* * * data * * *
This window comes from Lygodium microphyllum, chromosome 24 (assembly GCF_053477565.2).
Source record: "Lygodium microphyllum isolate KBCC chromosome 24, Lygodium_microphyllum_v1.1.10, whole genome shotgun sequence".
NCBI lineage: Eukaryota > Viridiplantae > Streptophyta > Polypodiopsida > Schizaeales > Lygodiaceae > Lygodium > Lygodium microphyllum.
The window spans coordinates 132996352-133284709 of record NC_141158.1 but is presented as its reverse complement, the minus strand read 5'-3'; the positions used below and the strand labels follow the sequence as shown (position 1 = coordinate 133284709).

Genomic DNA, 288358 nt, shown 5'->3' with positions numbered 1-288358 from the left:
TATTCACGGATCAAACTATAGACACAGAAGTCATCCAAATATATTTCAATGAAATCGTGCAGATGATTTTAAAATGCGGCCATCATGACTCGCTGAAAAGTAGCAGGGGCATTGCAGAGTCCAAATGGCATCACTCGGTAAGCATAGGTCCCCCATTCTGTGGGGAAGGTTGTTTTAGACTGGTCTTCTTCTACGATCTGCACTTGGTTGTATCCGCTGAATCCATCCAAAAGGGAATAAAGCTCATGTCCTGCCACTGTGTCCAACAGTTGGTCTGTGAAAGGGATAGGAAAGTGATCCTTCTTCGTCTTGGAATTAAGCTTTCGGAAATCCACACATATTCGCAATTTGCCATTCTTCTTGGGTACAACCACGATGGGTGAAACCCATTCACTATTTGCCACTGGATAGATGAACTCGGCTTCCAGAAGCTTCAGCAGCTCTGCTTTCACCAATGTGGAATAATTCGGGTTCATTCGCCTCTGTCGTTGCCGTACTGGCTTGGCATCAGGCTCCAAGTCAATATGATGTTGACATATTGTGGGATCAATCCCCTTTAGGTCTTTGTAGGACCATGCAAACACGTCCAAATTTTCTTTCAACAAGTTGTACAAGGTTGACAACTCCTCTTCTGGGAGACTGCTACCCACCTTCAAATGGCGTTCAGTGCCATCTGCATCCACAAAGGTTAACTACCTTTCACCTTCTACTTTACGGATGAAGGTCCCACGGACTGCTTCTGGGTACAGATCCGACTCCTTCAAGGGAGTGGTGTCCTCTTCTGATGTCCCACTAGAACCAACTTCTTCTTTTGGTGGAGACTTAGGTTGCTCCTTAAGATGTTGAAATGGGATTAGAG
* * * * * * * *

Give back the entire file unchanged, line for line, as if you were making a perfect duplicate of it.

This window comes from Lygodium microphyllum, chromosome 24 (assembly GCF_053477565.2).
Source record: "Lygodium microphyllum isolate KBCC chromosome 24, Lygodium_microphyllum_v1.1.10, whole genome shotgun sequence".
NCBI lineage: Eukaryota > Viridiplantae > Streptophyta > Polypodiopsida > Schizaeales > Lygodiaceae > Lygodium > Lygodium microphyllum.
The window spans coordinates 132996352-133284709 of record NC_141158.1 but is presented as its reverse complement, the minus strand read 5'-3'; the positions used below and the strand labels follow the sequence as shown (position 1 = coordinate 133284709).

Genomic DNA, 288358 nt, shown 5'->3' with positions numbered 1-288358 from the left:
TATTCACGGATCAAACTATAGACACAGAAGTCATCCAAATATATTTCAATGAAATCGTGCAGATGATTTTAAAATGCGGCCATCATGACTCGCTGAAAAGTAGCAGGGGCATTGCAGAGTCCAAATGGCATCACTCGGTAAGCATAGGTCCCCCATTCTGTGGGGAAGGTTGTTTTAGACTGGTCTTCTTCTACGATCTGCACTTGGTTGTATCCGCTGAATCCATCCAAAAGGGAATAAAGCTCATGTCCTGCCACTGTGTCCAACAGTTGGTCTGTGAAAGGGATAGGAAAGTGATCCTTCTTCGTCTTGGAATTAAGCTTTCGGAAATCCACACATATTCGCAATTTGCCATTCTTCTTGGGTACAACCACGATGGGTGAAACCCATTCACTATTTGCCACTGGATAGATGAACTCGGCTTCCAGAAGCTTCAGCAGCTCTGCTTTCACCAATGTGGAATAATTCGGGTTCATTCGCCTCTGTCGTTGCCGTACTGGCTTGGCATCAGGCTCCAAGTCAATATGATGTTGACATATTGTGGGATCAATCCCCTTTAGGTCTTTGTAGGACCATGCAAACACGTCCAAATTTTCTTTCAACAAGTTGTACAAGGTTGACAACTCCTCTTCTGGGAGACTGCTACCCACCTTCAAATGGCGTTCAGTGCCATCTGCATCCACAAAGGTTAACTACCTTTCACCTTCTACTTTACGGATGAAGGTCCCACGGACTGCTTCTGGGTACAGATCCGACTCCTTCAAGGGAGTGGTGTCCTCTTCTGATGTCCCACTAGAACCAACTTCTTCTTTTGGTGGAGACTTAGGTTGCTCCTTAAGATGTTGAAATGGGATTAGAG